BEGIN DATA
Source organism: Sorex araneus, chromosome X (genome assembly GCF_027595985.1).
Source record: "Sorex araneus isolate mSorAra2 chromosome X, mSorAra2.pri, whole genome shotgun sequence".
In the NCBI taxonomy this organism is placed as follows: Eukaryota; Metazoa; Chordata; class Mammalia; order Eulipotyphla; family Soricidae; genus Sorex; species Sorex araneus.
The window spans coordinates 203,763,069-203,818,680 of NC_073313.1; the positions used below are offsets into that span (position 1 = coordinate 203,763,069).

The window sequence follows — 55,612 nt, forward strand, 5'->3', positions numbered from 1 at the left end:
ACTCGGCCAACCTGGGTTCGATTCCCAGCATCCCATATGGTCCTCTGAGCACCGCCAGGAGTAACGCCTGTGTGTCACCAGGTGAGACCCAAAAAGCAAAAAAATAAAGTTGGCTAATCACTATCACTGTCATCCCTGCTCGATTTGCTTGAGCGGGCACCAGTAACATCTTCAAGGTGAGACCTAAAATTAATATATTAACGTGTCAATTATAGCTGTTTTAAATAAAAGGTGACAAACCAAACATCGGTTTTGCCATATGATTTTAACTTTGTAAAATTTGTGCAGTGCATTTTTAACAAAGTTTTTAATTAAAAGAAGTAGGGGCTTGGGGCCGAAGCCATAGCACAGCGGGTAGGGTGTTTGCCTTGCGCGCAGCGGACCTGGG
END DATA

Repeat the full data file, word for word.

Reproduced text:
Source organism: Sorex araneus, chromosome X (genome assembly GCF_027595985.1).
Source record: "Sorex araneus isolate mSorAra2 chromosome X, mSorAra2.pri, whole genome shotgun sequence".
In the NCBI taxonomy this organism is placed as follows: Eukaryota; Metazoa; Chordata; class Mammalia; order Eulipotyphla; family Soricidae; genus Sorex; species Sorex araneus.
The window spans coordinates 203,763,069-203,818,680 of NC_073313.1; the positions used below are offsets into that span (position 1 = coordinate 203,763,069).

The window sequence follows — 55,612 nt, forward strand, 5'->3', positions numbered from 1 at the left end:
ACTCGGCCAACCTGGGTTCGATTCCCAGCATCCCATATGGTCCTCTGAGCACCGCCAGGAGTAACGCCTGTGTGTCACCAGGTGAGACCCAAAAAGCAAAAAAATAAAGTTGGCTAATCACTATCACTGTCATCCCTGCTCGATTTGCTTGAGCGGGCACCAGTAACATCTTCAAGGTGAGACCTAAAATTAATATATTAACGTGTCAATTATAGCTGTTTTAAATAAAAGGTGACAAACCAAACATCGGTTTTGCCATATGATTTTAACTTTGTAAAATTTGTGCAGTGCATTTTTAACAAAGTTTTTAATTAAAAGAAGTAGGGGCTTGGGGCCGAAGCCATAGCACAGCGGGTAGGGTGTTTGCCTTGCGCGCAGCGGACCTGGG